Study finds short-term side effects of COVID-19 mRNA vaccines boost long-term antibody response

In a recent study published in the journal Annals of Internal Medicine, researchers investigated whether short-term adverse effects of the severe acute respiratory syndrome coronavirus 2 (SARS-CoV-2) messenger ribonucleic acid (mRNA) vaccinations are related to neutralizing antibody (nAB) responses.

COVID-19 Vaccine Side Effects and Long-Term Neutralizing Antibody Response: A Prospective Cohort Study. Image Credit: peterschreiber.media / ShutterstockCOVID-19 Vaccine Side Effects and Long-Term Neutralizing Antibody Response: A Prospective Cohort Study. Image Credit: peterschreiber.media / Shutterstock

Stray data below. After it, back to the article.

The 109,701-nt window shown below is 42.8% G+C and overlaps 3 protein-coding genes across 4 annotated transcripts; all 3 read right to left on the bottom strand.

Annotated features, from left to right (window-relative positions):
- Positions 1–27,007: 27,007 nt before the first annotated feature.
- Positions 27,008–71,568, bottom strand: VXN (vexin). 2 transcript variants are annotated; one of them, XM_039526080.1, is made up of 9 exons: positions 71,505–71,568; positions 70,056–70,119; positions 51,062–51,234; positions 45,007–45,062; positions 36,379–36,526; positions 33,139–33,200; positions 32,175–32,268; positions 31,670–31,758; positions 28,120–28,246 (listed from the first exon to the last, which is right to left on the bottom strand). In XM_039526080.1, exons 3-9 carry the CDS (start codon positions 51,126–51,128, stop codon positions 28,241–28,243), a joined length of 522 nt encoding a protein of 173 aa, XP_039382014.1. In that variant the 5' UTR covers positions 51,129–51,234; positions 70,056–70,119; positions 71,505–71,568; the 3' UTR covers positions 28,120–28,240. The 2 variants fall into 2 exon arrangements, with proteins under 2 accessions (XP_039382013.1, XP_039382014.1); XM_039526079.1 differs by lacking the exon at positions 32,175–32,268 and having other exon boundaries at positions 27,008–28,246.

Background

SARS-CoV-2 vaccinations lower related infections, hospital admissions, and deaths; however, protection wanes with time despite booster doses. Booster vaccine uptake has been poor, with typical reasons including a perceived lack of additional benefit, a prior history of SARS-CoV-2 infections or vaccinations, and concerns regarding adverse effects. Recent data shows that more systemic symptoms post-vaccination may indicate a robust immune response. Population health messaging may aid adoption by portraying transient vaccination-related symptomatology as positive vaccine efficacy indicators.

Quantifying nAB activity is crucial since SARS-CoV-2 vaccinations have distinct effects on neutralizing antibodies, and anti-SARS-CoV-2 spike protein immunoglobulin G (anti-S IgG) and nABs are essential for protection against coronavirus disease 2019 (COVID-19). Providing nABs to animals has protected them against infection despite SARS-CoV-2 exposure in high doses. In a human trial, nAB titers mediated above two-thirds of vaccination effectiveness.